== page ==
Are There Too Many Philosophy PhDs? It’s Complicated

Are There Too Many Philosophy PhDs? It’s Complicated


In light of the previous post, we might ask, are there too many philosophy PhDs? Some people think so, and take that as a reason to think that some departments should stop offering PhDs. Let’s talk about this.

First, a general point: though the number of PhD studentships is not the result of an open market, there are still good Hayekian reasons for caution about making claims about the right number of them.

That said, we can ask why we might think there are too many philosophy PhDs. There seem to be two kinds of complaints:

(A) Quantity: there are more people with philosophy PhDs than there are (the right kind of) jobs for them.

(B) Quality: the quality of the average philosophy PhD is too low.

We can, of course, ask:

(1) Is A a sound complaint?

and:

(2) Is B a sound complaint?

If they are, regarding A, we can ask:

(3) Will reducing the number of PhD studentships in fact address the quantity complaint (A)?

If the answer to 1 is yes, we can ask:

(4) Is reducing the number of PhD studentships a good way to address the quantity complaint (A)?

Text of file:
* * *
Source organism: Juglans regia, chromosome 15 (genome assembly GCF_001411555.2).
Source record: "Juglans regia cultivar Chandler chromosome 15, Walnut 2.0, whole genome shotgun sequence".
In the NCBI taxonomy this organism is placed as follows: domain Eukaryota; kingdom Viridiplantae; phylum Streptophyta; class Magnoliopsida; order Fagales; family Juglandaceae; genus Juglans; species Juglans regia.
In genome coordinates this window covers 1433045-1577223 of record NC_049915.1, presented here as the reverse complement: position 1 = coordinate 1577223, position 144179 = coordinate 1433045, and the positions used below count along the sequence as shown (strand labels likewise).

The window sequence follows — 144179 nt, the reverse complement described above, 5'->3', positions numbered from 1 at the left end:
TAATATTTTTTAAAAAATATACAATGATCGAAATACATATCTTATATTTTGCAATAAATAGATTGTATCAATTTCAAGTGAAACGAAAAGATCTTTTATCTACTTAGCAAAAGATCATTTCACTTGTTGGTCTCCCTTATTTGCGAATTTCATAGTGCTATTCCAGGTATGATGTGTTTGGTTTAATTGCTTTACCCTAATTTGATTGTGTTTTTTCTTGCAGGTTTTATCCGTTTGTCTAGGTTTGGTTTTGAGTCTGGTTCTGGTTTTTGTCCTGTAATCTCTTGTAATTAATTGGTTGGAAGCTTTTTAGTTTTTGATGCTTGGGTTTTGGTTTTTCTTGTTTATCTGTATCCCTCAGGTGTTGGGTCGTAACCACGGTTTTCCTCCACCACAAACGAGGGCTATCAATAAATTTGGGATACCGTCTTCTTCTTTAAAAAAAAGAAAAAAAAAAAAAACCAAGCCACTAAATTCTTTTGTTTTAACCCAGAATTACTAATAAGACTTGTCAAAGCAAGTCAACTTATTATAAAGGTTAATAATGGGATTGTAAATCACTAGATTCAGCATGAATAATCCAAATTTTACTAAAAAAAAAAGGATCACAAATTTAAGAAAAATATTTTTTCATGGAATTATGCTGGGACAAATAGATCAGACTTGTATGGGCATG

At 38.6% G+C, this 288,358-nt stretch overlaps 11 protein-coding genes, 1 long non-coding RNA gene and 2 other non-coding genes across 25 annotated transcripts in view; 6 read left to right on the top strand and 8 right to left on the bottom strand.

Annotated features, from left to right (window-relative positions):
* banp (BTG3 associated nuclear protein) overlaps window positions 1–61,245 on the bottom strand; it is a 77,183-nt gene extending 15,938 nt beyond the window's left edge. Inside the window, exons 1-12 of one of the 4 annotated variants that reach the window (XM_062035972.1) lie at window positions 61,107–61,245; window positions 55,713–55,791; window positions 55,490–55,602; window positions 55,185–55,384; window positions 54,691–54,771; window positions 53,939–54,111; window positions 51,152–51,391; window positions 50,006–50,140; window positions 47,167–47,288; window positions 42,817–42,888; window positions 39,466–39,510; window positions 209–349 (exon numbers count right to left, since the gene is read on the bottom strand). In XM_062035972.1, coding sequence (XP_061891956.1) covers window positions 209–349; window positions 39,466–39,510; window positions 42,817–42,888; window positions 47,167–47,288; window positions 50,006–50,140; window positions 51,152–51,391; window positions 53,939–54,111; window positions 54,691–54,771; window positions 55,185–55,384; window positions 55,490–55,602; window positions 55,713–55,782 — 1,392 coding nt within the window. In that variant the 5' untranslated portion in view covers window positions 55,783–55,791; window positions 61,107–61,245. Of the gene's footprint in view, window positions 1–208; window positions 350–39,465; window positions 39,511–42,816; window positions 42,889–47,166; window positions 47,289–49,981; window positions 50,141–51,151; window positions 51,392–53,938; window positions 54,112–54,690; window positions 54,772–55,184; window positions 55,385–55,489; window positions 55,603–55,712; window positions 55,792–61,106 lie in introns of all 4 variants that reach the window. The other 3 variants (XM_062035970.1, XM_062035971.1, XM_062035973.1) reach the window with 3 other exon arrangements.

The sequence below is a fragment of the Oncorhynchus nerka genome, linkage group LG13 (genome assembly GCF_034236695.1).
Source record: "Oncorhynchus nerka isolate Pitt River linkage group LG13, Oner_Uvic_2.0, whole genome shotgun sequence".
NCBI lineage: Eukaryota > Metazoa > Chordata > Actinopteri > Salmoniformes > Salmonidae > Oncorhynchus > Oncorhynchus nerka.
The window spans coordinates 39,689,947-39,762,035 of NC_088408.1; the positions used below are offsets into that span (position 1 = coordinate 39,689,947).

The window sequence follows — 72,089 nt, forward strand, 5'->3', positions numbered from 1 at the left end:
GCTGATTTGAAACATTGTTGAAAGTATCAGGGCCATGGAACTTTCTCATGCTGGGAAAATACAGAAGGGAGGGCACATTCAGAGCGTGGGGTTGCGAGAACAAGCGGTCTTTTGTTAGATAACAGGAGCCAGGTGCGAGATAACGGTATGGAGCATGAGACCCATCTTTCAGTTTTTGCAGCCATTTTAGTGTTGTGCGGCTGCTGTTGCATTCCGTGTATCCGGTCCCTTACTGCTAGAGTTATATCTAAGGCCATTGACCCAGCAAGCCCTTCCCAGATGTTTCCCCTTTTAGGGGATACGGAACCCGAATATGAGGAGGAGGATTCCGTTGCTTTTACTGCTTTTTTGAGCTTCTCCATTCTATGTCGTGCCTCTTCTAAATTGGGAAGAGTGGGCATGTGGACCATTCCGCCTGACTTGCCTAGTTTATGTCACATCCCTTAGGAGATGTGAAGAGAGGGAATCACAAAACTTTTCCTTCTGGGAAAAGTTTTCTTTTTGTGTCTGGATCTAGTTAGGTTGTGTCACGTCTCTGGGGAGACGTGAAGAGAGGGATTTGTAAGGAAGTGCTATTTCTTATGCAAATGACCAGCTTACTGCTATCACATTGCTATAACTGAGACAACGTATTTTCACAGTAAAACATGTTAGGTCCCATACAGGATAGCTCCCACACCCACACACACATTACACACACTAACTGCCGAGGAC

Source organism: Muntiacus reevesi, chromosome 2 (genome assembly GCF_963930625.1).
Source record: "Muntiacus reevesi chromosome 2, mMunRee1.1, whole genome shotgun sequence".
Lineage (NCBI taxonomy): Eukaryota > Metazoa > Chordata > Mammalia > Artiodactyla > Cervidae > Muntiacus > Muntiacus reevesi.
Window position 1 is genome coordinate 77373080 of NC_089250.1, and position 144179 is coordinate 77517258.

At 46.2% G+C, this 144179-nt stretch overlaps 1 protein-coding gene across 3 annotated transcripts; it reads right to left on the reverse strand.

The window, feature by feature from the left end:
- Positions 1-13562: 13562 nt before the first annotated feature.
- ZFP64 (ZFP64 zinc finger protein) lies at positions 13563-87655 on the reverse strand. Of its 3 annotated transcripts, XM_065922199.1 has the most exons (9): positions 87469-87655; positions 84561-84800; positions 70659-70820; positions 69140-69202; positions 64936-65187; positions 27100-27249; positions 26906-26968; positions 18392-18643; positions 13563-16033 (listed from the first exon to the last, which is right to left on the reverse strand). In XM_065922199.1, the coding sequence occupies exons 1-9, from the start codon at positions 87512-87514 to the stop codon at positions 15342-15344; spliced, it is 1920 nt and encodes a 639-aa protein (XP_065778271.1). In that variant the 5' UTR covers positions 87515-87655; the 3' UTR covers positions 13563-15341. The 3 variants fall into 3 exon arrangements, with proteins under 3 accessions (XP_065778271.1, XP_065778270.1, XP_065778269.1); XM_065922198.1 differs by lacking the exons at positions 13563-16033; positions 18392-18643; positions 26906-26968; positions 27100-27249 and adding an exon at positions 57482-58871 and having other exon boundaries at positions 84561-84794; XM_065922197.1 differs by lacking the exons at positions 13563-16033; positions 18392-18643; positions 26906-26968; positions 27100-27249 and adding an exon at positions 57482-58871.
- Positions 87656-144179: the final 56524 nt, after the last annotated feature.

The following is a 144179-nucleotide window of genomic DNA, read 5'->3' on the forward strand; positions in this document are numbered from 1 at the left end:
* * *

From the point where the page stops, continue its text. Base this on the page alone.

Regarding B, we can ask:

(5) Will reducing the number of PhD students in fact address the quality complaint (B)?

If the answer to 3 is yes, we can ask:

(6) Is reducing the number of PhD studentships a good way to address the quality complaint (B)?

To help answer 4 and 6, we can ask:

(7) By what other means, besides reducing the number of PhD studentships, could we address (A) and (B)?

(8) What are the costs of reducing the number of PhD studentships, and who bears those costs?

Our answers to many of the above questions will depend on our answer to another question:

(9) By what means is the reduction in PhD studentships to be accomplished? Is it by (9a) some PhD programs shutting down? or (9b) keeping most or all programs open but having them offer fewer PhD studentships? or (9c) keeping most or all programs open but having them raise admissions standards so that fewer students meet them? or (9d) discouraging students from seeking PhDs in philosophy? or (9e) some other option?

Of course, about each of these options we can ask a question about practicality:

(10) How, if at all, can the means by which the reduction in PhD studentships is to be accomplished be implemented?

And, we should note, that our answers about the feasibility and costs of implementation may feed back into our answers to questions 4, 6, 8, and 9.

Are there too many philosophy PhDs? And if so, what should we do about it? Let’s not pretend these are easy questions to answer.

too many phds

 

UPDATE: A post from last year on the role that terminal MA programs could play in addressing employment issues in philosophy may be of interest.

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